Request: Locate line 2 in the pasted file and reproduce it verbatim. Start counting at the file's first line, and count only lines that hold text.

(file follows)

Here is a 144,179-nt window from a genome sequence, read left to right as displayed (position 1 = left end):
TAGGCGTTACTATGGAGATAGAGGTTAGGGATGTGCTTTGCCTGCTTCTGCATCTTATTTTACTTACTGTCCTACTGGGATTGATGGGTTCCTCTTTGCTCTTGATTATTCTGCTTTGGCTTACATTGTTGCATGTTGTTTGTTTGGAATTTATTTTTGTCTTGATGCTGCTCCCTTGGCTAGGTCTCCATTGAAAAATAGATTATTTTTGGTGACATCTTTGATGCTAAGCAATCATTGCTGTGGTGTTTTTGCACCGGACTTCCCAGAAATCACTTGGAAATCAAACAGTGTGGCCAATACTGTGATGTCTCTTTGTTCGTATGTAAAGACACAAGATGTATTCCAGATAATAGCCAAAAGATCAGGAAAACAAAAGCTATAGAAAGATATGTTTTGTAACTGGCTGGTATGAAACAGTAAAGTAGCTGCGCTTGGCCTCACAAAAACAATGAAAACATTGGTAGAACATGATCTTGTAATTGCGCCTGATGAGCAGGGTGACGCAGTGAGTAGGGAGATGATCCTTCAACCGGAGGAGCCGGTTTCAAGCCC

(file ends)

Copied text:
TAGGCGTTACTATGGAGATAGAGGTTAGGGATGTGCTTTGCCTGCTTCTGCATCTTATTTTACTTACTGTCCTACTGGGATTGATGGGTTCCTCTTTGCTCTTGATTATTCTGCTTTGGCTTACATTGTTGCATGTTGTTTGTTTGGAATTTATTTTTGTCTTGATGCTGCTCCCTTGGCTAGGTCTCCATTGAAAAATAGATTATTTTTGGTGACATCTTTGATGCTAAGCAATCATTGCTGTGGTGTTTTTGCACCGGACTTCCCAGAAATCACTTGGAAATCAAACAGTGTGGCCAATACTGTGATGTCTCTTTGTTCGTATGTAAAGACACAAGATGTATTCCAGATAATAGCCAAAAGATCAGGAAAACAAAAGCTATAGAAAGATATGTTTTGTAACTGGCTGGTATGAAACAGTAAAGTAGCTGCGCTTGGCCTCACAAAAACAATGAAAACATTGGTAGAACATGATCTTGTAATTGCGCCTGATGAGCAGGGTGACGCAGTGAGTAGGGAGATGATCCTTCAACCGGAGGAGCCGGTTTCAAGCCC